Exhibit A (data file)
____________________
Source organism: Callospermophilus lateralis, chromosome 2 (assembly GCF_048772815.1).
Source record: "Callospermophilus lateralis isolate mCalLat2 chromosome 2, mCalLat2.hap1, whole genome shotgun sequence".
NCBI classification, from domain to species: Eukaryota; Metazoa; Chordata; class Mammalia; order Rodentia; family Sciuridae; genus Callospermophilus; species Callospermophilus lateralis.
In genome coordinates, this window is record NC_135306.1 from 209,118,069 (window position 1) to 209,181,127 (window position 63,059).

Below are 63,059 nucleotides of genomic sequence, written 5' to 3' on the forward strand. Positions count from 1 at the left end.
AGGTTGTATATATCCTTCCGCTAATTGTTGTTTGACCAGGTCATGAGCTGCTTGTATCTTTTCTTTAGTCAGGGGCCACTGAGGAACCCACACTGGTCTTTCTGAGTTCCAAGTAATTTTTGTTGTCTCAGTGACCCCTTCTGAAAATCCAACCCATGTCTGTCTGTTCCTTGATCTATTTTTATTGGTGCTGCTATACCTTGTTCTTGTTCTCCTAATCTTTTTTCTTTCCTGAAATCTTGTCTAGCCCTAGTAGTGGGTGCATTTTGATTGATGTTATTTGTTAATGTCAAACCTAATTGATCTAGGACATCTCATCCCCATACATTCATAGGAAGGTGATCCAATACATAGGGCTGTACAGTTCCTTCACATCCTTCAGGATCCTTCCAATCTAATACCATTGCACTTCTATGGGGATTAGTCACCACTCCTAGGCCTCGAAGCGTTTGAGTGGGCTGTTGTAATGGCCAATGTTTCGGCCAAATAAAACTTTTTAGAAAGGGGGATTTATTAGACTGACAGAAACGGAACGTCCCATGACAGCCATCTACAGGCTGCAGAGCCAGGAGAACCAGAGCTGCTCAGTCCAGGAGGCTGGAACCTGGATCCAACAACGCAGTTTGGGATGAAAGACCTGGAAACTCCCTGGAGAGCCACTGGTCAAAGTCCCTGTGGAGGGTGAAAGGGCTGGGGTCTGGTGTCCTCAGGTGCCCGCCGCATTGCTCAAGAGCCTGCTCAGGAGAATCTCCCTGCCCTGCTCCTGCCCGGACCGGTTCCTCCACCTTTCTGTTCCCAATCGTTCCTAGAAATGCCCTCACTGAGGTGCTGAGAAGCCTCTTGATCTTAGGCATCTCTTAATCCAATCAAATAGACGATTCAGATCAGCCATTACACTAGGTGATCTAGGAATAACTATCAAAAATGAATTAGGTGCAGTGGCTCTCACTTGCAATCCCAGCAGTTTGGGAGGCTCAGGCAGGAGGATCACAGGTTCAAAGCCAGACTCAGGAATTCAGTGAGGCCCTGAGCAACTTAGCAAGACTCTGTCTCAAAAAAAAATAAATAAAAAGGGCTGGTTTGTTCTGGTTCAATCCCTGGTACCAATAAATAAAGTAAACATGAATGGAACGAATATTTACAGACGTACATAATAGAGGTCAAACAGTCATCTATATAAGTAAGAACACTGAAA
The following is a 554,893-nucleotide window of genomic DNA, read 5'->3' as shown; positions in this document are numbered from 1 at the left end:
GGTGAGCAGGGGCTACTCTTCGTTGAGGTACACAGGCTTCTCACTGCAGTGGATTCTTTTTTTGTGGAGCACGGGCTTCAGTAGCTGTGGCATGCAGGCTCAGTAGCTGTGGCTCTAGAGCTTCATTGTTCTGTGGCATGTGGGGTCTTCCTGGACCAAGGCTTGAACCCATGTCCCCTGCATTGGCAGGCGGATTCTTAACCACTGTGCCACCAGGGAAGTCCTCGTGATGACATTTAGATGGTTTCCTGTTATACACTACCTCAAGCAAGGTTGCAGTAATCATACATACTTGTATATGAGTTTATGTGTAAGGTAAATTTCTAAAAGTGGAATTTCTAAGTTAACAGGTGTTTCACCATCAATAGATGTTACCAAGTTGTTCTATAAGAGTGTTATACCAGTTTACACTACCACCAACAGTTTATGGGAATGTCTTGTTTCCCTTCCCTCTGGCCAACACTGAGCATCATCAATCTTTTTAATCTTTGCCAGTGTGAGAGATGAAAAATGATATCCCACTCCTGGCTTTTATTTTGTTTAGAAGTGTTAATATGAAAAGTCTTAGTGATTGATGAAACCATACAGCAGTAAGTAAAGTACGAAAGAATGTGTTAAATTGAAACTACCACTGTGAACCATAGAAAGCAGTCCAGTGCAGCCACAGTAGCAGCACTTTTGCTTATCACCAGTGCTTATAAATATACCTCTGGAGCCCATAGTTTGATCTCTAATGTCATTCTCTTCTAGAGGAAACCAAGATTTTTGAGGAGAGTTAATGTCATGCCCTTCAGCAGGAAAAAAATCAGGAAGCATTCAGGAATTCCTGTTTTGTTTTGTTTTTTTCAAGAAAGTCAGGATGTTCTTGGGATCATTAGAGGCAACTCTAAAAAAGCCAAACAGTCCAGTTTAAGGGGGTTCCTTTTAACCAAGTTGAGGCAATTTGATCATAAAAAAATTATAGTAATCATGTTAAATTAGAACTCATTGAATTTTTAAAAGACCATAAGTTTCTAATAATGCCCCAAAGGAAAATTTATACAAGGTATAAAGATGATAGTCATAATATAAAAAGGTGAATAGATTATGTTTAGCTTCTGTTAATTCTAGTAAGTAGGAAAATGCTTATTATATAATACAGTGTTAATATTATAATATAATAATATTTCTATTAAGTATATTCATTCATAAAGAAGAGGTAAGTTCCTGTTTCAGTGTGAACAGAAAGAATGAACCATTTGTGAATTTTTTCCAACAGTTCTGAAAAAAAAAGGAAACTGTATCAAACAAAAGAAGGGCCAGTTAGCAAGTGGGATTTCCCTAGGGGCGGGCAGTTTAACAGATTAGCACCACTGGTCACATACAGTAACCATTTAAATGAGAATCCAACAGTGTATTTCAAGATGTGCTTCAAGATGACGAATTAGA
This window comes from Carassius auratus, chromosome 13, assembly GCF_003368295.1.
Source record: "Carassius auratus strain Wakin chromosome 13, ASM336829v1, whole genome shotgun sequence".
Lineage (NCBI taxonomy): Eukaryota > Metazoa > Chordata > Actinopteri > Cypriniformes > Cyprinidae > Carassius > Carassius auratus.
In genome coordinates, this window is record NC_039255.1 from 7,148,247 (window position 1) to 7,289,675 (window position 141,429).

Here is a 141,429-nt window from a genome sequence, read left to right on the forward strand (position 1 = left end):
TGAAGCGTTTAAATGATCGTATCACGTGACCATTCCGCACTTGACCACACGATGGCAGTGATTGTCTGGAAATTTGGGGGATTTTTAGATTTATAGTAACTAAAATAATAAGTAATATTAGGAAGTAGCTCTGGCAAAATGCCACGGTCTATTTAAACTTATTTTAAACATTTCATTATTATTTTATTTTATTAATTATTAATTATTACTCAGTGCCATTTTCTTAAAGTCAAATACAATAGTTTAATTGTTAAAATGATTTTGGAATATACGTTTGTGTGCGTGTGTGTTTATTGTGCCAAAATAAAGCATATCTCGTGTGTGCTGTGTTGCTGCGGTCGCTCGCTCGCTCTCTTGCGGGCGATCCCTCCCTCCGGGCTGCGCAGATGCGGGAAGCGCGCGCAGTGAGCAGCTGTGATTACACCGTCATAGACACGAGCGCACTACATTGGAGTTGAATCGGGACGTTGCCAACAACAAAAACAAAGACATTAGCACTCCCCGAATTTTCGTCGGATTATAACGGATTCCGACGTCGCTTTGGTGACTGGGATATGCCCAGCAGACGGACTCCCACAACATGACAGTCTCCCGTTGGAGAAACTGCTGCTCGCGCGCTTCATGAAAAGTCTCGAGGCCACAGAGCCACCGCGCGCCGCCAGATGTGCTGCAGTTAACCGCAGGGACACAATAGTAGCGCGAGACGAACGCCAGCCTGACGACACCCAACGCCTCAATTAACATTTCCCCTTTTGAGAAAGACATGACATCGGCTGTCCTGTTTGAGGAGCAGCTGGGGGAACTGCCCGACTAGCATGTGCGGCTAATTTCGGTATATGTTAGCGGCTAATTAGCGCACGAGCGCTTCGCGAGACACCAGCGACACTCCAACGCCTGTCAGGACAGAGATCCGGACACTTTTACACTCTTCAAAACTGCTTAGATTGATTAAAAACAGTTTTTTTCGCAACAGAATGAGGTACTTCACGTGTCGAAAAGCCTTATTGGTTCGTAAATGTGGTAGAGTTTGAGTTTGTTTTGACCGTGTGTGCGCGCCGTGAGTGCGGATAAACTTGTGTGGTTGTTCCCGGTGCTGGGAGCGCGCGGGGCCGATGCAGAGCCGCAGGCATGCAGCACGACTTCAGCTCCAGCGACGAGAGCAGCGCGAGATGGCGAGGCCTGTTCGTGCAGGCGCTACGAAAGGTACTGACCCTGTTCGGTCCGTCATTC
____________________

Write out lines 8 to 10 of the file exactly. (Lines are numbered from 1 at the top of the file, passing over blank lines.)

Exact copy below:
GGTGAGCAGGGGCTACTCTTCGTTGAGGTACACAGGCTTCTCACTGCAGTGGATTCTTTTTTTGTGGAGCACGGGCTTCAGTAGCTGTGGCATGCAGGCTCAGTAGCTGTGGCTCTAGAGCTTCATTGTTCTGTGGCATGTGGGGTCTTCCTGGACCAAGGCTTGAACCCATGTCCCCTGCATTGGCAGGCGGATTCTTAACCACTGTGCCACCAGGGAAGTCCTCGTGATGACATTTAGATGGTTTCCTGTTATACACTACCTCAAGCAAGGTTGCAGTAATCATACATACTTGTATATGAGTTTATGTGTAAGGTAAATTTCTAAAAGTGGAATTTCTAAGTTAACAGGTGTTTCACCATCAATAGATGTTACCAAGTTGTTCTATAAGAGTGTTATACCAGTTTACACTACCACCAACAGTTTATGGGAATGTCTTGTTTCCCTTCCCTCTGGCCAACACTGAGCATCATCAATCTTTTTAATCTTTGCCAGTGTGAGAGATGAAAAATGATATCCCACTCCTGGCTTTTATTTTGTTTAGAAGTGTTAATATGAAAAGTCTTAGTGATTGATGAAACCATACAGCAGTAAGTAAAGTACGAAAGAATGTGTTAAATTGAAACTACCACTGTGAACCATAGAAAGCAGTCCAGTGCAGCCACAGTAGCAGCACTTTTGCTTATCACCAGTGCTTATAAATATACCTCTGGAGCCCATAGTTTGATCTCTAATGTCATTCTCTTCTAGAGGAAACCAAGATTTTTGAGGAGAGTTAATGTCATGCCCTTCAGCAGGAAAAAAATCAGGAAGCATTCAGGAATTCCTGTTTTGTTTTGTTTTTTTCAAGAAAGTCAGGATGTTCTTGGGATCATTAGAGGCAACTCTAAAAAAGCCAAACAGTCCAGTTTAAGGGGGTTCCTTTTAACCAAGTTGAGGCAATTTGATCATAAAAAAATTATAGTAATCATGTTAAATTAGAACTCATTGAATTTTTAAAAGACCATAAGTTTCTAATAATGCCCCAAAGGAAAATTTATACAAGGTATAAAGATGATAGTCATAATATAAAAAGGTGAATAGATTATGTTTAGCTTCTGTTAATTCTAGTAAGTAGGAAAATGCTTATTATATAATACAGTGTTAATATTATAATATAATAATATTTCTATTAAGTATATTCATTCATAAAGAAGAGGTAAGTTCCTGTTTCAGTGTGAACAGAAAGAATGAACCATTTGTGAATTTTTTCCAACAGTTCTGAAAAAAAAAGGAAACTGTATCAAACAAAAGAAGGGCCAGTTAGCAAGTGGGATTTCCCTAGGGGCGGGCAGTTTAACAGATTAGCACCACTGGTCACATACAGTAACCATTTAAATGAGAATCCAACAGTGTATTTCAAGATGTGCTTCAAGATGACGAATTAGA
This window comes from Carassius auratus, chromosome 13, assembly GCF_003368295.1.
Source record: "Carassius auratus strain Wakin chromosome 13, ASM336829v1, whole genome shotgun sequence".